This morning, I received the tragic news of the untimely death of Steven Curtis Chapman's 5-year old daughter, Maria [news here]. The sweet little princess was the Chapman's youngest of three adopted Chinese daughters. Even more gut-wrenching is the fact that she was struck, in her driveway, by a car driven by one of the Chapman sons. Sadly, the family was hours away from their son's high school graduation party and their older daughter had recenlty announced her engagement.
Can you feel the trauma?
So many questions, the greatest of which is "why?" Suddenly, my disappointment over the hit and run driver who backed into my wife's SUV this week dissipated. My difficulties pale in comparison. It's all a matter of perspective, isn't it?
As I grieve with the Chapman family [Steven is one of the top Christian musicians in the world and has become a leading advocate for Chinese adoptions], I can't help but glance in the direction of Job. The story of Job is one of the most ancient episodes in the Bible, placed in the middle of the Old Testament, but likely occurring sometime after Cain murdered Abel and before Noah's ark. The book opens with the declaration that Job was "blameless and upright," fearing God and shunning evil. Because of his notable righteousness, the devil decided to "test" him [vv. 6-19]. In the time it took to pull out of the family driveway, the man's livestock were stolen, his servants kidnapped and his children killed in a freak accident. If that weren't enough, Job was afflicted with boils that covered his body from head to toe. And, everyone wanted to know one thing.
For 37 chapters, God remained silent for Job [unfortunately, the wretched man was surrounded by a trio of op-ed writers who were sure they knew the answer]. But, when the Almighty finally broke the silence, everyone stopped hypothesizing. God is sovereign. God is at work. God has the first and the final words. No matter what happens, at the end of the day, God is still God. And, Job found his contentment in this sure-anchored fact.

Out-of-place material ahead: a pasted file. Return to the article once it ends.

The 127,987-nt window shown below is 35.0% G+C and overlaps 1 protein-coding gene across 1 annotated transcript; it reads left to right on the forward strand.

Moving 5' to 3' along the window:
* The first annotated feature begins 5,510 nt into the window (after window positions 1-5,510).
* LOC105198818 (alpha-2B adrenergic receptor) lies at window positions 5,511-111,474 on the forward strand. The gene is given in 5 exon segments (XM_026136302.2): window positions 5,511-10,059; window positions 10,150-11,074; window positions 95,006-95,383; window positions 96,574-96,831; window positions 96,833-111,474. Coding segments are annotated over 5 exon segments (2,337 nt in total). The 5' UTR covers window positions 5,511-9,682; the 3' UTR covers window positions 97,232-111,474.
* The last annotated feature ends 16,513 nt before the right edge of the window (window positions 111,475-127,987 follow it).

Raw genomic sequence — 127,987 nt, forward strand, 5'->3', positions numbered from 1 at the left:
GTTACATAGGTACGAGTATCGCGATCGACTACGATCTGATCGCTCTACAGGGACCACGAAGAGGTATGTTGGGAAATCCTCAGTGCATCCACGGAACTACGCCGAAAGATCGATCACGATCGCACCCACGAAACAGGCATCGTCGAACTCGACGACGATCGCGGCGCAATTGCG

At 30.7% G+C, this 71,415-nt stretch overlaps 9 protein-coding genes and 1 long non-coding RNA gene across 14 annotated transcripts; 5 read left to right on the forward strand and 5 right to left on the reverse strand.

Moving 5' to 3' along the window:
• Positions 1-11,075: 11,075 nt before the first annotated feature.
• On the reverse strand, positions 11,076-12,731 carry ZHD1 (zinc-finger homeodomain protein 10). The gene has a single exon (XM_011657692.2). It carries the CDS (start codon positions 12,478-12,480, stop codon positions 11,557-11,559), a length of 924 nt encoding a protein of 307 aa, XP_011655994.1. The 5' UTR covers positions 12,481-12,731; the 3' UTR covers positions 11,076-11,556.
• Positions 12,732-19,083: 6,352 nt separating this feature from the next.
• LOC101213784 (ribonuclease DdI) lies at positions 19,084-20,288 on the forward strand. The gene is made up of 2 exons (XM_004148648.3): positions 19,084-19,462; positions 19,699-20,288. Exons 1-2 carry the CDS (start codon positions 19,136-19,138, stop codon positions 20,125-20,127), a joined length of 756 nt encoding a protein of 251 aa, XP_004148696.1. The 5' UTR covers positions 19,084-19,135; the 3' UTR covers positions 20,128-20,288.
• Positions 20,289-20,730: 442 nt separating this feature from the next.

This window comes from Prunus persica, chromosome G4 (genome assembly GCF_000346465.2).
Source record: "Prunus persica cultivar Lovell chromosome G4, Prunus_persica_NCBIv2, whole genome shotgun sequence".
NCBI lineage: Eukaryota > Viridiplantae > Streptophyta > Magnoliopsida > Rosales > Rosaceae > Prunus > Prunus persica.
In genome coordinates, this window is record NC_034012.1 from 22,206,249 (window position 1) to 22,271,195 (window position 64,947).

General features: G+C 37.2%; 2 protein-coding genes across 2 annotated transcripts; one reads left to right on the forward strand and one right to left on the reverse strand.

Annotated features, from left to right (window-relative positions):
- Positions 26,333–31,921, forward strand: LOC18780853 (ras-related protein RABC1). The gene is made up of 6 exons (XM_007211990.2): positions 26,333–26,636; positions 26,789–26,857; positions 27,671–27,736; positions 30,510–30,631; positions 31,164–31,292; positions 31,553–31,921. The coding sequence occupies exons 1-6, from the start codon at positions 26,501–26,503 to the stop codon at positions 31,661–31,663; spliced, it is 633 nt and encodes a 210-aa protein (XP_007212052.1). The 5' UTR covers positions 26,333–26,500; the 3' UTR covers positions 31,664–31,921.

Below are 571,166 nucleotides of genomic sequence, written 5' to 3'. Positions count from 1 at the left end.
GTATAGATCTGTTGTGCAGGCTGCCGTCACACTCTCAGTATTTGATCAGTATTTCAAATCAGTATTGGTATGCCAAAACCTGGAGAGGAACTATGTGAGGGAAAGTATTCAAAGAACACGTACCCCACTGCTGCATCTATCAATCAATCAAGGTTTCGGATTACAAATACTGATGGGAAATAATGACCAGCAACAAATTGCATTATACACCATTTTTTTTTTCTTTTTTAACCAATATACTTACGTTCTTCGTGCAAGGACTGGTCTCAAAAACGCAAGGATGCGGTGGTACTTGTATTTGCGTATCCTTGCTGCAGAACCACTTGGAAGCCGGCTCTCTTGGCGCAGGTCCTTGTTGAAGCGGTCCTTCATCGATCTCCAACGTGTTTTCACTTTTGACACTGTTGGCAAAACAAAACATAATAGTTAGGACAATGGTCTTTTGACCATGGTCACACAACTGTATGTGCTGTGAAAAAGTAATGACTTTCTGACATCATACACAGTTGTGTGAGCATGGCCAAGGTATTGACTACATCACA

Some think that the story of Job searches out the question: Where is God when life hurts? But, really, it explored the question: Where are we when life hurts? The answer depends on what we have believed about God before tragedy strikes. No one forms a brand new theology in the midst of crisis. What we hold to be true either forms a firm foundation that supports us when tests come or creates a false security that crumbles leaving us with nothing but hopeless questions.
I hope you understand my intentions when I say that the death of little Maria couldn't have happened to better people. The Steven Curtis Chapman family has walked with God for a lifetime. Their whole world has been built on the truth of a God who is sovereign and secure. They trust God to be good. In faith, they rest in His grace. They possess a confident hope that they will see their baby again. They are exactly the kind of people who have a foundation of faith that attracts the attack of the enemy yet endures the pain with God-centered confidence.
I want to live in such a way that the quality of my faith is validated by the tests that come my way. And, I want to suffer those tests in a way that vindicates what I hold to be true about God now.
Please be in prayer for the Chapmans that they remain steadfast and firm.